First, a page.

Why stop tonight of all nights? It’s December 21st, winter solstice, longest night of the year, midwinter. Or is that word darkest misleading the reader? It is certainly winter, we know from the snow and cold, but darkest could just mean that, deep into the night, dark as ever.
Here sits the rider on his horse in what appears to be inhospitable countryside, staying too long, thinking too much? And all the long vowels tend to reinforce the lingering doubts of the horse.
Lines 9 – 12
The horse is uncertain, it shakes the bells on the harness, reminding the rider that this whole business – stopping by the woods – is a tad disturbing. This isn’t what they normally do. This is unfamiliar territory.
- It takes a creature like a horse, symbol of intuition, noble grace and sacrifice, to focus the rider’s mind on reality. They ought to be moving ahead; there’s something about the way this person is fixed on the woods that worries the horse, apart from the cold and dark.
There is no logical or direct rational answer given to the horse, there is just the speaker’s observation beautifully rendered in lines eleven and twelve, where alliteration and assonance join together in a kind of gentle sound dance.
Lines 13 – 16
The final quatrain has the speaker again reaffirming the peace and haunting beauty of the snowy woods. On another night perhaps he would have dismounted and gone into the trees, never to return?
The lure of idyllic nature, the distraction from the everyday, is a strong theme; how tempting just to withdraw into the deep silence of the woods and leave the responsibilities of work and stress behind?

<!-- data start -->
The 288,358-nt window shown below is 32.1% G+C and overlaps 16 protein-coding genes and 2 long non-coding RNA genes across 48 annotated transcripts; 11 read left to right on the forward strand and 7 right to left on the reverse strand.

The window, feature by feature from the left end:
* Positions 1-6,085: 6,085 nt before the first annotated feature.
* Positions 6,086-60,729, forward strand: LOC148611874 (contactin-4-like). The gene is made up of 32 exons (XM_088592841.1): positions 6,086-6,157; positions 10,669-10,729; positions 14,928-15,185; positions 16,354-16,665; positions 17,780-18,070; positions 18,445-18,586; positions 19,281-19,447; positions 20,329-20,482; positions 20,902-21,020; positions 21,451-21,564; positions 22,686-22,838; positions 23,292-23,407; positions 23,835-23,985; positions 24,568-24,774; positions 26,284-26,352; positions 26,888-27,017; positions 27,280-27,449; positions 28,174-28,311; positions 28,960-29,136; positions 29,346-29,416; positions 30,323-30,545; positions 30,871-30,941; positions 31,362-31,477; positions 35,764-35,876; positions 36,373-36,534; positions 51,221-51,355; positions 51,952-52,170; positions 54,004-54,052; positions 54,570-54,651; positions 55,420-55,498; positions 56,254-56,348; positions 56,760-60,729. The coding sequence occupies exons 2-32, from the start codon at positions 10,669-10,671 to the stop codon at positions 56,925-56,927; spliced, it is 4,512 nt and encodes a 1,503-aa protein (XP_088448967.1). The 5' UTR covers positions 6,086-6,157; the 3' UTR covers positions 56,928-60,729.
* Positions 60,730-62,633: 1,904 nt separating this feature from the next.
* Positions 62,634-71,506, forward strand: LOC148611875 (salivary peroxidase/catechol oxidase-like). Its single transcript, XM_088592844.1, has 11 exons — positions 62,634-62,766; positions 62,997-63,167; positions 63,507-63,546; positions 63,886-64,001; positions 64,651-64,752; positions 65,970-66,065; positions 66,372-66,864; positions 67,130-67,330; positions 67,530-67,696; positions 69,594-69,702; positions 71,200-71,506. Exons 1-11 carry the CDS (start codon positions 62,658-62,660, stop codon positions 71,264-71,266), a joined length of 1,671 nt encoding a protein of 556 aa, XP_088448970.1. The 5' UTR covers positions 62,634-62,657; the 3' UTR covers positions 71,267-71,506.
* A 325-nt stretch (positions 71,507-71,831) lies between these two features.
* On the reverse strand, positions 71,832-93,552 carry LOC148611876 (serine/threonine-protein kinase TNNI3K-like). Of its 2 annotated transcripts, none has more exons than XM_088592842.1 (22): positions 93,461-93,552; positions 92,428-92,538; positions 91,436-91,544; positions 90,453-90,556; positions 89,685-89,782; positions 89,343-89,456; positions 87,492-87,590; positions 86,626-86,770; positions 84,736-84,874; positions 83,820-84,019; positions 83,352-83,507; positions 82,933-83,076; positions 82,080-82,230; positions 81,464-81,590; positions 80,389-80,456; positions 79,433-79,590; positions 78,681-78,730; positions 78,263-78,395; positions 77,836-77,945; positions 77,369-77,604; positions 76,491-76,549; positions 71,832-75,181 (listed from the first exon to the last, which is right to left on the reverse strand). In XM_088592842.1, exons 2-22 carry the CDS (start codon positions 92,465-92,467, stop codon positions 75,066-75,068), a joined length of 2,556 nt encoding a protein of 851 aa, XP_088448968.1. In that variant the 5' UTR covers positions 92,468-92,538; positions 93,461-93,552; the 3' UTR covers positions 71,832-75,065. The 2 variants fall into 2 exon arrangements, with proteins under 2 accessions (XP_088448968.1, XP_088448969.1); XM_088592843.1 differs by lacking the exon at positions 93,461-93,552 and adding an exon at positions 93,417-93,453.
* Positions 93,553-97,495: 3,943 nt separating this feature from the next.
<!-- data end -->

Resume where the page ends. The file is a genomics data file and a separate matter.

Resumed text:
- But the speaker, the rider, the contemplative man on the horse, the would-be suicide, is already committed to his ongoing life. Loyalties forbid him to enter the dreamworld, as much as he would love to chuck it all in and melt into the snowy scene, he cannot. Ever.
The last repeated lines confirm the reality of his situation. It will be a long time before he disengages with the conscious world.
Stopping By Woods On A Snowy Evening has four stanzas, all quatrains of iambic tetrameter, that is, each line has four beats, stressed syllables, maintaining a regular rhythm within the poem, perhaps suggesting the plod of a slow moving horse.
Rhyming words are very important in this poem as they contribute to the opposites of moving on or stopping, a major theme.
- Note that in the first three stanzas the third line of each does not rhyme with the opening two lines and the last. It creates an obstacle, it temporarily stops the smooth flow. Yet, this third line is a connecting link to the other stanzas, it provides momentum too.
The rhyme scheme is aaba bbcb ccdc dddd and all are full.
All the lines flow, there is no punctuation to create pauses (caesura), suggesting a continuation of life, a smooth familiar routine.
Third stanza, lines nine and ten – the horse gives a shake as if to question why they have stopped.
There are several examples: Whose woods/His house/watch his woods fill up with/He gives his harness/dark and deep.
The Poetry Handbook, John Lennard, OUP, 2005